The Flying Cloud, on this, her second voyage from New York, arrived at San Francisco September 6, 1852, 113 days from New York. She had, for her, a long run of 30 days to the equator; and when she was off the coast of Brazil, running before a light northerly wind under skysails and royal studdingsails, with the weather clew of her mainsail hauled up: as Captain Creesy was taking his noon observation, a large clipper ship was reported about six miles ahead, under the same canvas but almost becalmed. She was soon recognized by Captain Creesy and his officers as the N. B. Palmer. The Flying Cloud carried the breeze until about two o'clock, when she also ran into the calm, and signals were exchanged. Captain Low, of the N. B. Palmer, reported with pardonable pride, that he had sailed from New York eight days after the Flying Cloud, and had found good winds to the equator; indeed, a few days after sailing he had made 396 miles in twenty-four hours.

As may be imagined, Captain Creesy was somewhat chagrined, but at all events, here at last were the ships about whose speed there had been so much discussion, side by side on blue water, and soon there would be a chance to find out which was the faster of the two. As there was every indication of a southerly breeze, both ships took in their studdingsails, rigged in the booms, and got ready for the new wind, with a pull on sheets and halliards fore and aft. The Flying Cloud had a fine crew, and in after years Captain Creesy in describing this race said that, "They worked like one man, and that man a hero."

At about four o'clock there was a faint southerly air with a few cat's-paws, and soon the breeze came up from the south in a dark-blue line across the horizon. Both ships felt it at the same moment, and braced their yards on the starboard tack sharp by the wind, which soon freshened to a fine whole-sail breeze. The Flying Cloud now began to draw away. At daylight the next morning, the N. B. Palmer was hull down to leeward, and by four o'clock in the afternoon was no longer in sight. Both ships had strong westerly gales off Cape Horn, and the Flying Cloud led her rival into San Francisco by twenty-three days.

It is only fair to say, however, that the N. B. Palmer lost five days through putting into Valparaiso to land two of her crew, and as it turned out, to ship seventeen men to replace deserters. One of the two men landed had shot and wounded the mate, and the other, known as "Doublin Jack," had knocked the second mate down with a handspike. Captain Low put both these men in irons, triced them up in the mizzen rigging, and gave them each four dozen lashes of ratline stuff, which they had well earned. Captain R. B. Forbes, one of the most humane and kind-hearted of men, declared in an address before the Boston Marine Society in 1854, that he regarded "the abolition of the power of flogging refractory seamen as having been injudicious"; and I think that most men who had experience in handling the crews of merchant ships on the high seas in those days will be inclined to agree with him.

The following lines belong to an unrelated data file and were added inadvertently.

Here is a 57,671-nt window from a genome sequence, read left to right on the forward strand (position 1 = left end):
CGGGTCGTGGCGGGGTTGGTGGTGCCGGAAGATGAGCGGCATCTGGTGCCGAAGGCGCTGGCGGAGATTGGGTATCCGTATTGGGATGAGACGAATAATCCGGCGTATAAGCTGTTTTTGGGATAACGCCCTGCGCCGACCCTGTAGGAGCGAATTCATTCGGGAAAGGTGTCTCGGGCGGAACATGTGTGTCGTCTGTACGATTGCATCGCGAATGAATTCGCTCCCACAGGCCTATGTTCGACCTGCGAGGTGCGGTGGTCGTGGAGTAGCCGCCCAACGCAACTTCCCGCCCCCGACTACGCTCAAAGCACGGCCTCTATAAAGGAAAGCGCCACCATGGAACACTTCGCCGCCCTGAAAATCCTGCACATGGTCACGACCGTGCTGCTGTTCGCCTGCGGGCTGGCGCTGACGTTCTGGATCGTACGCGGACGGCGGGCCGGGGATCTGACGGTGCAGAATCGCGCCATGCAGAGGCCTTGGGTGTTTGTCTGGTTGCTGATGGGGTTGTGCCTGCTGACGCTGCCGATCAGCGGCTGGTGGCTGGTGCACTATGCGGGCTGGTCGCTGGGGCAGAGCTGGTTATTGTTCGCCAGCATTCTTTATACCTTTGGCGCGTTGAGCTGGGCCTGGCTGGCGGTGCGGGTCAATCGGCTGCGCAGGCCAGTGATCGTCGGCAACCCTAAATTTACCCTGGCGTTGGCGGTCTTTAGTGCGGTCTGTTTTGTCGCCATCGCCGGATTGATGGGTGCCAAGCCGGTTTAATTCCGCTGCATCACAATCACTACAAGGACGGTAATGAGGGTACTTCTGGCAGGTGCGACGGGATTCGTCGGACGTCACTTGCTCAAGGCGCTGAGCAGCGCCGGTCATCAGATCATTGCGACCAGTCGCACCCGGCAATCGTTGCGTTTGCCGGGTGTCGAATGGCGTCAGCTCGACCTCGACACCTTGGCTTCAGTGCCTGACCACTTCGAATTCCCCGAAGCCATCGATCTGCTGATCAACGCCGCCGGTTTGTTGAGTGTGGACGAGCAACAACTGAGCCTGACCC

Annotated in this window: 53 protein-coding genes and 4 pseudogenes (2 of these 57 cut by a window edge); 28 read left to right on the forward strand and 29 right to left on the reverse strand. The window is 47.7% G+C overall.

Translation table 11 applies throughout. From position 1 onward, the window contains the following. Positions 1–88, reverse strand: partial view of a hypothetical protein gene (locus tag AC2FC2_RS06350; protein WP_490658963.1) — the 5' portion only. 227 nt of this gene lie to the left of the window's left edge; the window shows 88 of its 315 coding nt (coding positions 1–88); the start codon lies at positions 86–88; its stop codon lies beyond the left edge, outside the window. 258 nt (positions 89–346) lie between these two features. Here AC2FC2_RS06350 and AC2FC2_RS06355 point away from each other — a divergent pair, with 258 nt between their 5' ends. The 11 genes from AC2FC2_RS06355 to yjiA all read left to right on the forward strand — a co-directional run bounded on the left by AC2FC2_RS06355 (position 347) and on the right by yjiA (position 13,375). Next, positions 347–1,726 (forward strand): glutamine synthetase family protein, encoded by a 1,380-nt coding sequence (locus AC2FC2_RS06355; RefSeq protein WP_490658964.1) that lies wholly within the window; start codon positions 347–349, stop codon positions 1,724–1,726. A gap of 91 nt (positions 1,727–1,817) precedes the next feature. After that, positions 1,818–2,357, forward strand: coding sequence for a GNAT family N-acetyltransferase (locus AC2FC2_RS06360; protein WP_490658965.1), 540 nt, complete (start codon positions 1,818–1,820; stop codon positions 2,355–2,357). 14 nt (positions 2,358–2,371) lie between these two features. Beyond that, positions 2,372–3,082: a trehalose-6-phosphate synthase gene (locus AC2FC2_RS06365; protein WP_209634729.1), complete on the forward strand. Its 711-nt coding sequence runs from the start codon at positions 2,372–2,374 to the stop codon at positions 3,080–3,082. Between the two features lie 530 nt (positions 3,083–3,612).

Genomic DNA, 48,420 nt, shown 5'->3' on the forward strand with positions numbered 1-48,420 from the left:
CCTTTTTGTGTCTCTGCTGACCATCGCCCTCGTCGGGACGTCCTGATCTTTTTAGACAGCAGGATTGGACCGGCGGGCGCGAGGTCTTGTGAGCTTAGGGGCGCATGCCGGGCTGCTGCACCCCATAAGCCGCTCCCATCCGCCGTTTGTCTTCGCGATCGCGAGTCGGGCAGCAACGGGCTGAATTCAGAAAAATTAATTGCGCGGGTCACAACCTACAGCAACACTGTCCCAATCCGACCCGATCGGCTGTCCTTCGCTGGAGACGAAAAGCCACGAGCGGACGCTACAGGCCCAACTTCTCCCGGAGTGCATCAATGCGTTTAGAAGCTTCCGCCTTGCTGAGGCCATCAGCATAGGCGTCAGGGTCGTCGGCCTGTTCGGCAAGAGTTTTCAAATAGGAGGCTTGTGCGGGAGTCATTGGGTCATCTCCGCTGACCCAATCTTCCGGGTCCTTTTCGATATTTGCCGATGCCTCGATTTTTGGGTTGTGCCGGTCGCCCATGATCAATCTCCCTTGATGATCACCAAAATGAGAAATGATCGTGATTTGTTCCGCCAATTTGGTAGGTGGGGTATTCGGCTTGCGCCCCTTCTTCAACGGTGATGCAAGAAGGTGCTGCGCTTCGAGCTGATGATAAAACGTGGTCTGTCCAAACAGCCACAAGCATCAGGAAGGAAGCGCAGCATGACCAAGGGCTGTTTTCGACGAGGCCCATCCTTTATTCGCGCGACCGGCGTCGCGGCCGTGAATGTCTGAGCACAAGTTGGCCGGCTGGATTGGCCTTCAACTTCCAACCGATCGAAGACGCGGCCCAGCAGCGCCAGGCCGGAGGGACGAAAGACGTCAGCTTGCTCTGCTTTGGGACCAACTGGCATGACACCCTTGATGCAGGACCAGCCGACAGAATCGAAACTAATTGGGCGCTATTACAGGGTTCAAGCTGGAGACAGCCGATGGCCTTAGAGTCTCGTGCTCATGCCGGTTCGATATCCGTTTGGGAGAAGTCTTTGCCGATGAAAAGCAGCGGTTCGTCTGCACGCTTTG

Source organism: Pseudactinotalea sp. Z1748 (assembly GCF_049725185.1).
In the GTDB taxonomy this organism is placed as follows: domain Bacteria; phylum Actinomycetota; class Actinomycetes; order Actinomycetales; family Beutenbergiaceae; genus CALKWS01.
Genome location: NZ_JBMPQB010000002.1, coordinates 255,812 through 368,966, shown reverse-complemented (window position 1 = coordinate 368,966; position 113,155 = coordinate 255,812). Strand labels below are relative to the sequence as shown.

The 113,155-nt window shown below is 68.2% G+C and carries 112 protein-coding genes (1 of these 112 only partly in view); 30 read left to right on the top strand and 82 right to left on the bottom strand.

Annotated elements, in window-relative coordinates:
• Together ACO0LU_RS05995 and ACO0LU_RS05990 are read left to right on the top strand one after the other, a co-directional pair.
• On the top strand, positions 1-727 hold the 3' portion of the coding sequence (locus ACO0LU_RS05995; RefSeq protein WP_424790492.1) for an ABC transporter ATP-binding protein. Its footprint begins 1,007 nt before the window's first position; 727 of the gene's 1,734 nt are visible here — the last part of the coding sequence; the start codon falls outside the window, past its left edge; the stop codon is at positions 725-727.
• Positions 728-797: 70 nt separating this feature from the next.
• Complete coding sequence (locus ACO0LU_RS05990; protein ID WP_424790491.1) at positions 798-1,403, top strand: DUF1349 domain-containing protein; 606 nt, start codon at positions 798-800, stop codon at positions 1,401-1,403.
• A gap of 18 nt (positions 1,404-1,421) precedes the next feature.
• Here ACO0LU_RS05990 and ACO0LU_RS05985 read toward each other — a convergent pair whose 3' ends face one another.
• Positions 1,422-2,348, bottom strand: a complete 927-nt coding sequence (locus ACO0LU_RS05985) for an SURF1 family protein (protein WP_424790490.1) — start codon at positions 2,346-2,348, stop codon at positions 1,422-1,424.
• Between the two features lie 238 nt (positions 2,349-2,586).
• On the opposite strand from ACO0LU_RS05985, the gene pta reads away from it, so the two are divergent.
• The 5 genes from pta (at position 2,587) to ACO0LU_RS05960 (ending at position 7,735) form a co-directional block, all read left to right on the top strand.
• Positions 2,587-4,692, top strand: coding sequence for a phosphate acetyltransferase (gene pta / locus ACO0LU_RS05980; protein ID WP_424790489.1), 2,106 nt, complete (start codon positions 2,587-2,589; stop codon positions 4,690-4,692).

The demand for new clipper ships had by no means abated in 1852, and thirty-three California clippers were launched in this year. Donald McKay built the Sovereign of the Seas, Bald Eagle, and Westward Ho; William H. Webb, the Flying Dutchman; Samuel Hall, the Polynesia, John Gilpin, Flying Childers, and Wizard; Jacob A. Westervelt, the Golden City, Golden State, and Contest; Jacob Bell, the Messenger and Jacob Bell; Paul Curtis, the Golden West, Queen of the Seas, Cleopatra, and Radiant; J. O. Curtis, the Phantom and Whirlwind; Jabez Williams, the Simoon; R. E. Jackson, the Winged Racer; Pernald & Pettigrew, the Red Rover.

Undismayed by difficulties as to spars and rigging that beset the minds of other ship-builders, Donald McKay resolved in this year to build a still larger clipper than had yet appeared. This ship was the Sovereign of the Seas, of 2421 tons register, and when she was launched in June, 1852, the bells that had welcomed the New World and Stag-Hound as the largest merchant ships afloat, again rang out a joyous greeting to this noble clipper, as she glided smoothly and swiftly into the blue waters of Boston harbor.

The Sovereign of the Seas measured: length 258 feet, breadth 44 feet, depth 23 feet 6 inches, with 20 inches dead-rise at half floor. It is interesting to note that each one of Mr. McKay's clippers had less dead-rise than her predecessor. The Stag-Hound had 40 inches dead-rise at half floor with slightly convex water-lines; the Flying Cloud and Staffordshire 30 inches with concave water-lines and shorter but sharper ends. The Sovereign of the Seas had the longest and sharpest ends of any vessel then built, and combined the grace and beauty of the smaller ships with immense strength and power to carry sail.